Speaker2: [00:26:44] And I'm doing this on my hands. If you are watching the YouTube video,

Speaker1: [00:26:47] But we come with, we are codependent and we're enmeshed where in codependent relationships. She talks about there aren't two separate whole people coming together. And when that's the case, true intimacy isn't possible because the fear of nonexistence and disillusion are so strong. It is programed, so deep in us that we feel like we have to be codependent and we have to be enmeshed and we have to have share all the same thoughts and feelings and that sort of thing. Because if we don't and we show up and we have our own thoughts or opinions or feelings, then this person may leave. This person may abandon us. But as you emotionally mature or as you physically mature or you go throughout life and you have all these different experiences, it's normal for people to start to have and express their own experiences in their own thoughts and their own feelings, their own desires, their own values. And so this is the part where if we accept the fact that we come into relationships often codependent and enmeshed, because we do just because we do, then as we start to have our own thoughts and feelings and emotions as we start to become interdependent and differentiated, we become too autonomous. Amazing, wonderful people. And that is a scary thing to start to explore because we worry about this deep abandonment that if we become ourselves and they become their selves, then that means they're going to leave us. But it is the opposite. But I understand, as a marriage therapist has

Speaker2: [00:28:03] Worked with well over

Speaker1: [00:28:04] A thousand couples now and run three rounds of this magnetic marriage course, where by the end of it, in a matter of just a few weeks, people recognize what it means to have a truly differentiated, interdependent, autonomous, just passionate marriage. Because now you have two people that have their own unique experiences and you have the tools to communicate about them. So now you got two excited, interdependent people going through life together. They're still a commitment there. But now you can look at all kinds of things with curiosity and not criticism. And so it's that that concept of edification of one plus one equals three. So you do not know that version of a relationship until you, you go do the work and find it, I promise. And then it is just amazing. And that is where it's passionate. It's magnetic. So anyway, she had talked about the fears of nonexistence and dissolution and that when those are so strong, we keep going back to this codependent or enmeshment because we worry so much about the other person leaving, because then we'll pull that whole abandonment thing on herself and think, Man, what's wrong with me? So coping strategy, she said that we learn defenses as children in order to feel safe as adults.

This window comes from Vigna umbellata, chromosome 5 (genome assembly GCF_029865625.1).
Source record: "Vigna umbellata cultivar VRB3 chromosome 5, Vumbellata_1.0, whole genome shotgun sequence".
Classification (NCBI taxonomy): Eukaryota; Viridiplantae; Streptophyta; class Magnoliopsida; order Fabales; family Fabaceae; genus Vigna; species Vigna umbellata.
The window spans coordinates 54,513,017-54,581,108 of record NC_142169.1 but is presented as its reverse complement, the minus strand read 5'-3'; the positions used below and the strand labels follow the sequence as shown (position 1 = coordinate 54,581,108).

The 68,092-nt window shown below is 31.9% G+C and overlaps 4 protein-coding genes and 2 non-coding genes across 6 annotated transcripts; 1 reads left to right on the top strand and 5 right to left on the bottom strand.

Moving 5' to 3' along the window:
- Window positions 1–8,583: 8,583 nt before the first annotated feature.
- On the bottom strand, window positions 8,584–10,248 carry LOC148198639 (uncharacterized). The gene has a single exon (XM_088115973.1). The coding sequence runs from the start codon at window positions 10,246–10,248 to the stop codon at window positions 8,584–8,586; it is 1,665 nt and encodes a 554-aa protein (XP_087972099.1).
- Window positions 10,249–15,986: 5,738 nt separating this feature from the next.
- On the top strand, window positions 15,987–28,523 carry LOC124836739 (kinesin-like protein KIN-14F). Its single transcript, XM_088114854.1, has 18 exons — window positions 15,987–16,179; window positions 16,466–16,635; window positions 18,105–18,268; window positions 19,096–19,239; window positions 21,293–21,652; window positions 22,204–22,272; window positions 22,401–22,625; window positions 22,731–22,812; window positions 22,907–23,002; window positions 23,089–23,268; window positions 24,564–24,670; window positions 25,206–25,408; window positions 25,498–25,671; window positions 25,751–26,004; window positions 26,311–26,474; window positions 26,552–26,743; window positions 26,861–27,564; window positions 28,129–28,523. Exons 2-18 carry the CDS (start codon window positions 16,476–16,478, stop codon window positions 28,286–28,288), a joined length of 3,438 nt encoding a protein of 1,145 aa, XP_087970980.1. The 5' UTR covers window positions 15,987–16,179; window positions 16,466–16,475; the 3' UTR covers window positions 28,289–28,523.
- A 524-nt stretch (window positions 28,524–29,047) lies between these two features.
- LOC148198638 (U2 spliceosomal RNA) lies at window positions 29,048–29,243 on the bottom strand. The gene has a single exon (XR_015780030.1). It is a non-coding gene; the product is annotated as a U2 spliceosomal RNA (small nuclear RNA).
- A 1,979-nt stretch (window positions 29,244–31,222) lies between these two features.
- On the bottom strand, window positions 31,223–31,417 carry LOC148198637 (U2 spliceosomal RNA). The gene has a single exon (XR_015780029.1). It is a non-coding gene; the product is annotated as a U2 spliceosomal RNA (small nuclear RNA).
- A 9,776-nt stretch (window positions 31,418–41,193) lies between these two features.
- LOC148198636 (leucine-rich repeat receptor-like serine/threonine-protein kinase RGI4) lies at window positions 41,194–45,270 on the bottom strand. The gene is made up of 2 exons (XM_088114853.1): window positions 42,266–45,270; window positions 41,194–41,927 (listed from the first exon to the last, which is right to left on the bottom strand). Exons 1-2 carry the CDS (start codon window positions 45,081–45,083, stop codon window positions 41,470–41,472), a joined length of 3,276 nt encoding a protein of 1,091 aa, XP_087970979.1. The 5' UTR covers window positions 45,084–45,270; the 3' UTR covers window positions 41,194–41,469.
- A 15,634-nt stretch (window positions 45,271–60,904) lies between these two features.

Speaker1: [00:29:07] These behaviors create problems and the result and a lot of miscommunication. For instance, if you repress your anger and this is a part I loved about this whole article, and this is why I think Darlene Lannister does an amazing job. So she said, as adults, these behaviors create problems and then result in miscommunication. So if you repress your anger to make sure that you are close, you stand in a good chance of alienating your partner, unaware that you may be expressing your anger and directly. If you ignore your partner in order to create distance, you inadvertently devalue them, creating another problem. So she talks about how change and growth come in discovering your coping strategies and learning how responses and behaviors, learning new responses and behaviors. So she suggests that you ask yourself, How do I create space in my relationships? How do I protect my autonomy? And here's some of the negative ways do you criticize or blame or emotionally

Speaker2: [00:29:53] Withdraw or use substances, food,